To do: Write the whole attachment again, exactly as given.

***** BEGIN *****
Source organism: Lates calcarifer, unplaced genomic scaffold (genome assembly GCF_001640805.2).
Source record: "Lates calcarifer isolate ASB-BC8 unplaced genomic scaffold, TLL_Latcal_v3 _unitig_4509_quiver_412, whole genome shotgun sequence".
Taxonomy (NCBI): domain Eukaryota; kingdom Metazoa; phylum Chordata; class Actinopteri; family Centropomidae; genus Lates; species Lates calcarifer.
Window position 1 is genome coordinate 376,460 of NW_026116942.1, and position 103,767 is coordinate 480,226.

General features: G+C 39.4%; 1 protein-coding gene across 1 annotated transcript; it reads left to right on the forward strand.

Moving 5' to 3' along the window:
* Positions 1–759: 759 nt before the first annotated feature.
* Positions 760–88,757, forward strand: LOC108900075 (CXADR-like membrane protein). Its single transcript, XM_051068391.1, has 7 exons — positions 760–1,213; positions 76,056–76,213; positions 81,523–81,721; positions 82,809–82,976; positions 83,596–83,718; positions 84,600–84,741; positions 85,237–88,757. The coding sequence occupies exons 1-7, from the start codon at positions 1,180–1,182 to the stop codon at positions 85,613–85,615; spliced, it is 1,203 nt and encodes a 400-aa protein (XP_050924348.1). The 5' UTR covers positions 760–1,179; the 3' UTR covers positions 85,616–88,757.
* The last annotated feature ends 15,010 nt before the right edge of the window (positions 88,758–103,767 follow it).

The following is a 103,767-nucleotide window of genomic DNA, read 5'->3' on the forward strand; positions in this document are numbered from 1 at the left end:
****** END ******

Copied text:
Source organism: Lates calcarifer, unplaced genomic scaffold (genome assembly GCF_001640805.2).
Source record: "Lates calcarifer isolate ASB-BC8 unplaced genomic scaffold, TLL_Latcal_v3 _unitig_4509_quiver_412, whole genome shotgun sequence".
Taxonomy (NCBI): domain Eukaryota; kingdom Metazoa; phylum Chordata; class Actinopteri; family Centropomidae; genus Lates; species Lates calcarifer.
Window position 1 is genome coordinate 376,460 of NW_026116942.1, and position 103,767 is coordinate 480,226.

General features: G+C 39.4%; 1 protein-coding gene across 1 annotated transcript; it reads left to right on the forward strand.

Moving 5' to 3' along the window:
* Positions 1–759: 759 nt before the first annotated feature.
* Positions 760–88,757, forward strand: LOC108900075 (CXADR-like membrane protein). Its single transcript, XM_051068391.1, has 7 exons — positions 760–1,213; positions 76,056–76,213; positions 81,523–81,721; positions 82,809–82,976; positions 83,596–83,718; positions 84,600–84,741; positions 85,237–88,757. The coding sequence occupies exons 1-7, from the start codon at positions 1,180–1,182 to the stop codon at positions 85,613–85,615; spliced, it is 1,203 nt and encodes a 400-aa protein (XP_050924348.1). The 5' UTR covers positions 760–1,179; the 3' UTR covers positions 85,616–88,757.
* The last annotated feature ends 15,010 nt before the right edge of the window (positions 88,758–103,767 follow it).

The following is a 103,767-nucleotide window of genomic DNA, read 5'->3' on the forward strand; positions in this document are numbered from 1 at the left end: